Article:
Dinosaurs can develop cancer – Osteosarcoma diagnosed in leg fossil remain

A recent study published at Lancet Oncology discovered osteosarcoma, a malignant bone cancer in a dinosaur fossil record [1].

Osteosarcoma is a malignant bone cancer, with an annual incidence of 5 cases per million persons per year [2]. It is also the earliest human cancer ever known: the first case of osteosarcoma was discovered in a foot bone of an early human ancestor, from the Swartkrans Cave, South Africa [3]. In human, osteosarcoma is often seen in young adults and adolescents. Abnormal bone-forming cells gain uncontrollable growth, forming abnormal bone, which is weak, prone to fracture and destroys normal bone. Patients often feel pain, a palpable lump or unexplained limp [4].


© Bone Cancer Research Trust, UK. 

The fossil specimen diagnosed of osteosarcoma was collected in South Alberta, Canada in 1989. It belonged to a herbivorous, middle-size dinosaur (Centrosaurus apertus) with firm limbs [1]. This dinosaur was around the North America continent about 76 million years ago, during the Cretaceous era. It had a deformed fibula—a bone from the lower leg. Paleontologists initially thought it was due to a fracture that hadn’t healed cleanly [5].

In 2017, a research team led by David C. Evans, a dinosaur expert at Royal Ontario Museum and prof. Mark A. Crowther from department of medicine at McMaster university, analyzed the deformed fibula. After gross morphology, radiological examination (e.g. X-ray, CT and MRI) and histological examination, the fibula was compared to a confirmed case of human osteosarcoma and a normal Centrosaurus fibula. They finally identified that abnormal structure to be an advanced apple-sized osteosarcoma [1,5].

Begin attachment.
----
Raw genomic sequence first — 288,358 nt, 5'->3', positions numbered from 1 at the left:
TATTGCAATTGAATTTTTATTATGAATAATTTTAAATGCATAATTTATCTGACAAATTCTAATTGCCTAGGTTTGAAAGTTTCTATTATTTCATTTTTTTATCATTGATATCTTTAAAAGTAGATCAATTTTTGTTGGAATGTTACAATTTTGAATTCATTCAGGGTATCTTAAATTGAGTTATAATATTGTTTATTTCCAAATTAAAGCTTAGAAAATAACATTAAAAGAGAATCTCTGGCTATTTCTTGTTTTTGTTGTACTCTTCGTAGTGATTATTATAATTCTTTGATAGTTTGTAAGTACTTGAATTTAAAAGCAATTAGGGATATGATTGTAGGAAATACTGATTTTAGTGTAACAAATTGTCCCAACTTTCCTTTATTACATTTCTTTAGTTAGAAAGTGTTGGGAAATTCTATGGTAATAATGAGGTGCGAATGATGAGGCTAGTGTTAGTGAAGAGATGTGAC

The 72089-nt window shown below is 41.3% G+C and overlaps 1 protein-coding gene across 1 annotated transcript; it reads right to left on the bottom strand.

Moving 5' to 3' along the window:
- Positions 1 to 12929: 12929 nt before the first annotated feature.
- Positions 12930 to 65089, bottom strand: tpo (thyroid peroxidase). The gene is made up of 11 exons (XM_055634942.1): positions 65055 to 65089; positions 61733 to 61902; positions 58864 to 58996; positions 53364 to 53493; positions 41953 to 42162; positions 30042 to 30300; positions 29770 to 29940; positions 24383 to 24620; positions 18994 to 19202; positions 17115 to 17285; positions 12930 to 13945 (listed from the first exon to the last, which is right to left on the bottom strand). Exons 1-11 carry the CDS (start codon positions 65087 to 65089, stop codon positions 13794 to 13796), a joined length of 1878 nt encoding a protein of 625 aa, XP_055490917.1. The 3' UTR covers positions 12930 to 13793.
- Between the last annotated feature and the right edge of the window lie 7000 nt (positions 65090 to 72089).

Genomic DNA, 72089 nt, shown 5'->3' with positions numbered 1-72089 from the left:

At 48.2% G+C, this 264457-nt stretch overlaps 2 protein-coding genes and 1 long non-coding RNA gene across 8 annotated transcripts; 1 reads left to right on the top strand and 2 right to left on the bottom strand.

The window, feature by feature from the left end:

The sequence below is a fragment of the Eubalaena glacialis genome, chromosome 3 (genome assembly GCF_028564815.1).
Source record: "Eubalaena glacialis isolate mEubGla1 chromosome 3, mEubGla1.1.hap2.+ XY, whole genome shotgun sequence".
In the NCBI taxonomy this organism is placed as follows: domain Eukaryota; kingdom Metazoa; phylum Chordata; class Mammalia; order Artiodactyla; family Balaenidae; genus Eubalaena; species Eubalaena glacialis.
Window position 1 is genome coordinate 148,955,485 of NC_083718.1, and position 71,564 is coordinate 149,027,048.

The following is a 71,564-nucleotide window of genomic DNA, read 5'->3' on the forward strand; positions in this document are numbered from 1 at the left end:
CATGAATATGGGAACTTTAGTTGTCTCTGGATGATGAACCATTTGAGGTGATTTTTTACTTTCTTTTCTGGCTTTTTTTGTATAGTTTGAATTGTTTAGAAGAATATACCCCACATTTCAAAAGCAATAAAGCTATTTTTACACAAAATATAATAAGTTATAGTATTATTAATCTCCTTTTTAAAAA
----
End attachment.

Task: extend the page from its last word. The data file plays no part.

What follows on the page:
© Royal Ontario Museum/McMaster University

Researchers first assumed this dinosaur died of advanced osteosarcoma, or being captured by a carnivorous predator because of the limp. However, the fossil was found in a bone bed with lots of other Centrosaurus specimens, so that it likely died of a massive disaster together with the rest of its herd, like a flood [5].

This is not the first case of cancer found in fossil remains. Scientists have identified (i) a benign tumor in Tyrannosaurus rex fossils, (ii) osteoblastoma and desmoplastic fibroma in duck-billed hadrosaurs, and (iii) a periosteal osteosarcoma in a 240-million-year-old turtle fossil [6-8]. But according to Evans and Crowther, their study was the first to confirm a dinosaur cancer diagnosis at the cellular level, and their diagnosis showed a more careful look at unusual fossil malformations using modern imaging and diagnostic techniques, leading to new insights about the evolutionary origins of diseases [5].



[1] Ekhtiari, S., Chiba, K., Popovic, S., Crowther, R., Wohl, G., Wong, A. K., . . . Evans, D. C. (2020). First case of osteosarcoma in a dinosaur: A multimodal diagnosis. The Lancet Oncology, 21(8), 1021-1022. doi:10.1016/s1470-2045(20)30171-610.1016/S1470-2045(20)30171-6

[2] Broadhead, M. L., Clark, J. C., Myers, D. E., Dass, C. R., & Choong, P. F. (2011). The Molecular Pathogenesis of Osteosarcoma: A Review. Sarcoma, 2011, 1-12. doi:10.1155/2011/959248

[3] Odes, E. J., Randolph-Quinney, P. S., Steyn, M., Throckmorton, Z., Smilg, J. S., Zipfel, B., . . . Berger, L. R. (2016). Earliest hominin cancer: 1.7-million-year-old osteosarcoma from Swartkrans Cave, South Africa. South African Journal of Science, Volume 112(Number 7/8). doi:10.17159/sajs.2016/20150471

[4] https://www.bcrt.org.uk/news/2016/08/osteosarcoma-the-worlds-oldest-known-cancer

[5] https://www.sciencemag.org/news/2020/08/doctors-diagnose-advanced-cancer-dinosaur

[6] Rothschild, B. M., Tanke, D. H., Helbling, M., & Martin, L. D. (2003). Epidemiologic study of tumors in dinosaurs. Naturwissenschaften, 90(11), 495-500. doi:10.1007/s00114-003-0473-9


[8] https://www.history.com/news/oldest-cancer-triassic-fossil